this photo was not taken on a reservation. this photo was taken on Alcatraz Island, a small island in the Bay (between San Francisco and Oakland). the island was originally used by the US government as a detention center for Native prisoners of war (taken from places as far off as Arizona), and later was used as a detention center for men who had committed crimes during their service for the US military. Following this, the island was used as host to the infamous Alcatraz penitentiary, until it was shut down in 1963.
according to federal law (Treaty of Fort Laramie), government-owned lands that are not being used or are otherwise abandoned become the legal property of Natives from which it was originally “acquired.” citing this law, Indians of All Nations seized the island in 1969—this photo is from the subsequent Indian occupation of the island. an iconic moment in US, Native American, & Civil Rights histories, the occupation would last 19 months. Natives from all areas of the Americas gathered to live on the island, and built communities and homes there. following the occupation, the US government returned lands to the Taos, Yakama, Navajo, and Washoe tribes (returned thanks to demands made at Alcatraz, re: Treaty of Fort Laramie). Nixon also rescinded the Indian termination policy during the occupation, and instated the current self-determination policy.
this photo is representative of one of the most treasured moments in contemporary Native anti-colonial struggle. it’s a true testament to the US colonial education system that the person who posted this was unaware of this event.
The traditional term for homosexuality in China is “the passion of the cut sleeve boys” (断袖之癖), so named from the story of Emperor Ai of Han (27 BCE - 1 BCE) and Dong Xian (23 BCE - 1 BCE). As the story goes, Emperor Ai fell in love with a minor official named Dong Xian. Dong Xian quickly gained the Emperor’s favor. One afternoon as they slept in bed, Emperor Ai woke up. Rather than wake his lover, he cut the sleeves of his robe to let his lover sleep longer. Homosexuality was regarded as a normal affair up until the late Qing dynasty when the government attempted to westernize the country.
Mahmud of Ghazni and Malik Ayaz.
Mahmud of Ghazni founded the Ghaznavid Empire and ruled as a sultan. He fell in love with Malik Ayaz, a Turkish slave, and their relationship became the epitome of idealized love in Islamic legend and Sufi literature. As the story goes, Ayaz asked Mahmud who the most powerful man in the kingdom was. When the sultan replied that it was himself, Ayaz corrected him, claiming that in fact Ayaz was the most powerful, since Mahmud was his slave. The “slave to a slave” became a favorite trope in Persian literature. R.G.L.
African American Doctor, Daniel Hale Williams, is credited with having performed the first open heart surgery on July 9, 1893 before such surgeries were established. While he is known as the first person to perform an open heart surgery, it is actually more noteworthy that he was the first surgeon to open the chest cavity successfully without the patient dying of infection. His procedures would therefore be used as standards for future internal surgeries.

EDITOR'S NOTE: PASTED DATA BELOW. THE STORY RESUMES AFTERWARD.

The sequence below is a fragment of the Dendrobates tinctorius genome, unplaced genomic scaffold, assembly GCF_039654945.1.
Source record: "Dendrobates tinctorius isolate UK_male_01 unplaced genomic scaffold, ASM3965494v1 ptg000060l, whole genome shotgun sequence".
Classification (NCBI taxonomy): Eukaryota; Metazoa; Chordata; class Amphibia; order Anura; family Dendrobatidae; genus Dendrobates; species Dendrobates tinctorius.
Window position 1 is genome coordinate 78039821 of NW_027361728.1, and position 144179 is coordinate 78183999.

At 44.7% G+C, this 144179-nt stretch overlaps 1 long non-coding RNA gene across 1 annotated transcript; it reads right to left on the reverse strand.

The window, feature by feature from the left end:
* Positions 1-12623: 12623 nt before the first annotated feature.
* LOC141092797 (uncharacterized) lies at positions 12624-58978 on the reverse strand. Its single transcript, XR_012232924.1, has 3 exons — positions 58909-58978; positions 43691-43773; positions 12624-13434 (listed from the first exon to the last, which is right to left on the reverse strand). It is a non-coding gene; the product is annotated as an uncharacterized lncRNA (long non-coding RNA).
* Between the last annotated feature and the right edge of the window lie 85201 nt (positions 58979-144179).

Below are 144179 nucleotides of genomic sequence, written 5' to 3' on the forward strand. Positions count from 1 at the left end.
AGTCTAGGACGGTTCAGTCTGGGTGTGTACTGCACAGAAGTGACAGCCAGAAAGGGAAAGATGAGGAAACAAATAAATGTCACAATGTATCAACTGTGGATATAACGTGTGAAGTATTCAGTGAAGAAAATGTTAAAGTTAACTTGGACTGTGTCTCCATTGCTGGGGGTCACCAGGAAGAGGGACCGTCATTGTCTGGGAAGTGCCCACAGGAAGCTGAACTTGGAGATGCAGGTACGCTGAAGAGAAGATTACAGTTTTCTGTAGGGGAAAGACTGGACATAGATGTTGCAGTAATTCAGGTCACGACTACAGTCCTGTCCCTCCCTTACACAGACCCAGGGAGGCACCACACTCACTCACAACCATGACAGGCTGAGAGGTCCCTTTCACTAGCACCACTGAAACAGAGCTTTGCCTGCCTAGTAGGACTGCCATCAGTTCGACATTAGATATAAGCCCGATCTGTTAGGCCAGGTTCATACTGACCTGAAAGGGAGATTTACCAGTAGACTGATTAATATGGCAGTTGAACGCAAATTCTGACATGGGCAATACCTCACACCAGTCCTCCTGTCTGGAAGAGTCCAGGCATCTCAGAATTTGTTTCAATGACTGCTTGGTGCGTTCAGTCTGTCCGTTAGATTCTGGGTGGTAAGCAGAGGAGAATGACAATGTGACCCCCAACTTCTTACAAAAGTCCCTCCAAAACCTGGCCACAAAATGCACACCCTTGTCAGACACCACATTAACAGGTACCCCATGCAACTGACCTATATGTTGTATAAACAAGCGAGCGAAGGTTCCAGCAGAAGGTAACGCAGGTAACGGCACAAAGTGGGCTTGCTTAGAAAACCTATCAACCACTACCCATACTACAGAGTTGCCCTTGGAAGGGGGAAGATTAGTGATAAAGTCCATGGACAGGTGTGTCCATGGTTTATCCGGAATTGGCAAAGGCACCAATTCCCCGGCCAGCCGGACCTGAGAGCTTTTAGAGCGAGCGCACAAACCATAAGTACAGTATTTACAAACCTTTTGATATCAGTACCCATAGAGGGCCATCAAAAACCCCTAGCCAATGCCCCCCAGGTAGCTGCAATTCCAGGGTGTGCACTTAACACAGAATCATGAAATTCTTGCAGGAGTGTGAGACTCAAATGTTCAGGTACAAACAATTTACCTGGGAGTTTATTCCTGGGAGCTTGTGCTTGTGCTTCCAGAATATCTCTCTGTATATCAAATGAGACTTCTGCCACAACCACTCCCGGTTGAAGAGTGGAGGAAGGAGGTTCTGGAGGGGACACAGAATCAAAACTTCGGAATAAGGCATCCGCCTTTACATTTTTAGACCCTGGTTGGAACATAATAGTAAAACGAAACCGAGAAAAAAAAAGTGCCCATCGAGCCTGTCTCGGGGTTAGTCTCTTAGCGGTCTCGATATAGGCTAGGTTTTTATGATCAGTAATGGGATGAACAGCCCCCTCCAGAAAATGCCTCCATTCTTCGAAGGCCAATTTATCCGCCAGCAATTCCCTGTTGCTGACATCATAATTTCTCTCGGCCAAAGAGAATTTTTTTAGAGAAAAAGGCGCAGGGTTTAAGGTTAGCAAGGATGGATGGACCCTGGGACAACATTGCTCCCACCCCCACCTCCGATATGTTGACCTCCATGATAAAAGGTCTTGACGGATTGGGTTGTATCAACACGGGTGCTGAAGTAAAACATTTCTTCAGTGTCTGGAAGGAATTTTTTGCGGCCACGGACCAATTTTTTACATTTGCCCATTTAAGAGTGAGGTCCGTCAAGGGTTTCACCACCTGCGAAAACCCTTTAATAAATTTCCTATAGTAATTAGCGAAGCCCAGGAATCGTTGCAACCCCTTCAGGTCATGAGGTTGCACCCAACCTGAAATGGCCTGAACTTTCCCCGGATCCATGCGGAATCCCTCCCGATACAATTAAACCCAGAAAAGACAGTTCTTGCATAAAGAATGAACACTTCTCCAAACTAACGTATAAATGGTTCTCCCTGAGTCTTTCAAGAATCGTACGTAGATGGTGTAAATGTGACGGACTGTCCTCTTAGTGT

For those folks whining about the Black casting in The Hollow Crown and other Shakespearean and historical British productions. Here ya go:
The black trumpeter John Blanke played regularly at the courts of Henry VII and Henry VIII
Most of us tend to think that black people came to Britain after the war - Caribbeans on the Empire Windrush in 1948, Bangladeshis after the 1971 war and Ugandan Asians after Idi Amin’s expulsion in 1972.
But, back in Shakespeare’s day, you could have met people from west Africa and even Bengal in the same London streets.
Of course, there were fewer, and they drew antipathy as well as fascination from the Tudor inhabitants, who had never seen black people before. But we know they lived, worked and intermarried, so it is fair to say that Britain’s first black community starts here.
There had been black people in Britain in Roman times, and they are found as musicians in the early Tudor period in England and Scotland.
But the real change came in Elizabeth I’s reign, when, through the records, we can pick up ordinary, working, black people, especially in London.
Shakespeare himself, a man fascinated by “the other”, wrote several black parts - indeed, two of his greatest characters are black - and the fact that he put them into mainstream entertainment reflects the fact that they were a significant element in the population of London.
Zitkala-Sa: A Yankton Sioux woman of Native American and white mixed ancestry. She was well educated and went on to become an accomplished author-she wrote the first Native American opera, The Sun Opera, in 1913. She was also a musician and composer and later went on to work for the reform of Native American policies in the United States.
By Gertrude Käsebier
After 150 years of broken promises, the Oglala Lakota people of the Pine Ridge Reservation in South Dakota are nurturing their tribal customs, language, and beliefs. A rare, intimate portrait shows their resilience in the face of hardship.